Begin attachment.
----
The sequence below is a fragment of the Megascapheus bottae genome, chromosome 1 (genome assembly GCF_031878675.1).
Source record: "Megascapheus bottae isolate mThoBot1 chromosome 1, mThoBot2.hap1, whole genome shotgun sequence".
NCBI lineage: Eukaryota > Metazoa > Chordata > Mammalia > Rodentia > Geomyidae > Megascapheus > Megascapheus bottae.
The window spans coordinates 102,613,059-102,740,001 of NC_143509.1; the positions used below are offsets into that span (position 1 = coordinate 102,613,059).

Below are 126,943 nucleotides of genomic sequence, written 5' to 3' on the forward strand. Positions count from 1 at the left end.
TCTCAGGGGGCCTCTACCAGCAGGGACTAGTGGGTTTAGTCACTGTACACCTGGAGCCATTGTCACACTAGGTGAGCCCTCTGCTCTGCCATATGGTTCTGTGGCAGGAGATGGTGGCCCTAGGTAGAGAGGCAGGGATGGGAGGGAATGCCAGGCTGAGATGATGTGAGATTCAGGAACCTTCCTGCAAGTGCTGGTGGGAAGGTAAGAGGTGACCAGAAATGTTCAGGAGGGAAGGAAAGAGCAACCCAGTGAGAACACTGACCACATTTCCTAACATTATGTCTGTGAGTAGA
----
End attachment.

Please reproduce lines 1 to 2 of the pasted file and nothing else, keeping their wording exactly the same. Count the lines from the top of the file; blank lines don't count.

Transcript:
The sequence below is a fragment of the Megascapheus bottae genome, chromosome 1 (genome assembly GCF_031878675.1).
Source record: "Megascapheus bottae isolate mThoBot1 chromosome 1, mThoBot2.hap1, whole genome shotgun sequence".